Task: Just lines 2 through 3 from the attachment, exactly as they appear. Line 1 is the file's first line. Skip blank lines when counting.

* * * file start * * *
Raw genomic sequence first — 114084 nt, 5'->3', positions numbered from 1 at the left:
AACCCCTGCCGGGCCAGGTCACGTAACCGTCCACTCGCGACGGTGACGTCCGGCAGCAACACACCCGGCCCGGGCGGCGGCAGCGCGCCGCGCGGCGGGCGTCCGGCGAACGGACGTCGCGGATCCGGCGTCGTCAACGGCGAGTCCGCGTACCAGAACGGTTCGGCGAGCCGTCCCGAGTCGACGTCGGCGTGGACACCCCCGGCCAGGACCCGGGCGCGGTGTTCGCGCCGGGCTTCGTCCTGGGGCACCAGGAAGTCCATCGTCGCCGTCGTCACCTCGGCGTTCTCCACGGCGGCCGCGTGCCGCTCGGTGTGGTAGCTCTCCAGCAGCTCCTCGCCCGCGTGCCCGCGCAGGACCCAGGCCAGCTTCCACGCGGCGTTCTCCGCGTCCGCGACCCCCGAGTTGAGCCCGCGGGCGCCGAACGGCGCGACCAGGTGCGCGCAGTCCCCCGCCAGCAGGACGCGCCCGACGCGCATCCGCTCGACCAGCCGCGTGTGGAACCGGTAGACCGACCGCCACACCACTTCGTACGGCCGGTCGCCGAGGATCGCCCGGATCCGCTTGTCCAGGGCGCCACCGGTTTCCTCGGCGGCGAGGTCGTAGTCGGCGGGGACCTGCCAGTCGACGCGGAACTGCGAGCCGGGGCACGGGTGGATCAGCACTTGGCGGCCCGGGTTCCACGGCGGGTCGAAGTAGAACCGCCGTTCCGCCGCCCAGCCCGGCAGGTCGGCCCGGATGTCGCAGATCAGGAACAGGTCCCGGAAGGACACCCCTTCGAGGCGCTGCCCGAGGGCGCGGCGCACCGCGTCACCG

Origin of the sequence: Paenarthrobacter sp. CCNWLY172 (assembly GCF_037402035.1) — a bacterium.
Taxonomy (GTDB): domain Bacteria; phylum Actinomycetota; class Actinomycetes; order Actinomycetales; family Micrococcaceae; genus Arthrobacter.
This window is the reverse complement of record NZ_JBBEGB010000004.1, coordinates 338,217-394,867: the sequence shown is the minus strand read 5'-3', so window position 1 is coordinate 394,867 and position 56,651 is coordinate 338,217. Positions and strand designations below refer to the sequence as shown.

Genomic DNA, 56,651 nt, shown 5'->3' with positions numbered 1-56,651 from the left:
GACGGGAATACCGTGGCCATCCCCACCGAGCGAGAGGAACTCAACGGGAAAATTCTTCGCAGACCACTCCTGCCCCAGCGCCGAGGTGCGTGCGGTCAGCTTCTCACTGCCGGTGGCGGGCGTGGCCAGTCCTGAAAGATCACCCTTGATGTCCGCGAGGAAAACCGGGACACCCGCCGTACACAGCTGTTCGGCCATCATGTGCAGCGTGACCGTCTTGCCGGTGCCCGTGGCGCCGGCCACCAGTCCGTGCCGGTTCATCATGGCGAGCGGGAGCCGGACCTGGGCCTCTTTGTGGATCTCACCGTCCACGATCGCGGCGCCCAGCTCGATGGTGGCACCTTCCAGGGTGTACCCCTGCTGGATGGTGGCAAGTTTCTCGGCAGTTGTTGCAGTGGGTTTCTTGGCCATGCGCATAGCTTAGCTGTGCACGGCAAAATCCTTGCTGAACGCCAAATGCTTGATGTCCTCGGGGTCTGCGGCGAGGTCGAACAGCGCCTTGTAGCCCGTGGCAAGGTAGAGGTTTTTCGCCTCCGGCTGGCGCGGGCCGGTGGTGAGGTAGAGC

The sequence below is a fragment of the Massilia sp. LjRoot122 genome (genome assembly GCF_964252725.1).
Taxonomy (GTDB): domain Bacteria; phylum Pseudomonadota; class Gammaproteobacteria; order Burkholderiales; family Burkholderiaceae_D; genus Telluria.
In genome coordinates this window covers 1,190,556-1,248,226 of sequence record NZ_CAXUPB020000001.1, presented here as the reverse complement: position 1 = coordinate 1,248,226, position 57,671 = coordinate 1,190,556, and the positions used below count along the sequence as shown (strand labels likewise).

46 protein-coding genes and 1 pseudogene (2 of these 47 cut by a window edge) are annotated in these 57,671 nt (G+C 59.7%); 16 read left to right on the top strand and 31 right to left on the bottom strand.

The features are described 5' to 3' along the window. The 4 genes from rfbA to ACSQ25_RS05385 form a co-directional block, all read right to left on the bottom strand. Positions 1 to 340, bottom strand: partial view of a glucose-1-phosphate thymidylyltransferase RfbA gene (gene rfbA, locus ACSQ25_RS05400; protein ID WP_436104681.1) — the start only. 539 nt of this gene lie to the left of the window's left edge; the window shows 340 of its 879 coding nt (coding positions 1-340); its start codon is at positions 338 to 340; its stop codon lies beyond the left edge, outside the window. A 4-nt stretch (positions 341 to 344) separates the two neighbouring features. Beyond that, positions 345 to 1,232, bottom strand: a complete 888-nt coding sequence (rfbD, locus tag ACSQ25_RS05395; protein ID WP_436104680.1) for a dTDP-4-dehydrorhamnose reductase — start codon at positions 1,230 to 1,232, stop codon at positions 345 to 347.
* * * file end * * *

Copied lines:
AACCCCTGCCGGGCCAGGTCACGTAACCGTCCACTCGCGACGGTGACGTCCGGCAGCAACACACCCGGCCCGGGCGGCGGCAGCGCGCCGCGCGGCGGGCGTCCGGCGAACGGACGTCGCGGATCCGGCGTCGTCAACGGCGAGTCCGCGTACCAGAACGGTTCGGCGAGCCGTCCCGAGTCGACGTCGGCGTGGACACCCCCGGCCAGGACCCGGGCGCGGTGTTCGCGCCGGGCTTCGTCCTGGGGCACCAGGAAGTCCATCGTCGCCGTCGTCACCTCGGCGTTCTCCACGGCGGCCGCGTGCCGCTCGGTGTGGTAGCTCTCCAGCAGCTCCTCGCCCGCGTGCCCGCGCAGGACCCAGGCCAGCTTCCACGCGGCGTTCTCCGCGTCCGCGACCCCCGAGTTGAGCCCGCGGGCGCCGAACGGCGCGACCAGGTGCGCGCAGTCCCCCGCCAGCAGGACGCGCCCGACGCGCATCCGCTCGACCAGCCGCGTGTGGAACCGGTAGACCGACCGCCACACCACTTCGTACGGCCGGTCGCCGAGGATCGCCCGGATCCGCTTGTCCAGGGCGCCACCGGTTTCCTCGGCGGCGAGGTCGTAGTCGGCGGGGACCTGCCAGTCGACGCGGAACTGCGAGCCGGGGCACGGGTGGATCAGCACTTGGCGGCCCGGGTTCCACGGCGGGTCGAAGTAGAACCGCCGTTCCGCCGCCCAGCCCGGCAGGTCGGCCCGGATGTCGCAGATCAGGAACAGGTCCCGGAAGGACACCCCTTCGAGGCGCTGCCCGAGGGCGCGGCGCACCGCGTCACCG

Origin of the sequence: Paenarthrobacter sp. CCNWLY172 (assembly GCF_037402035.1) — a bacterium.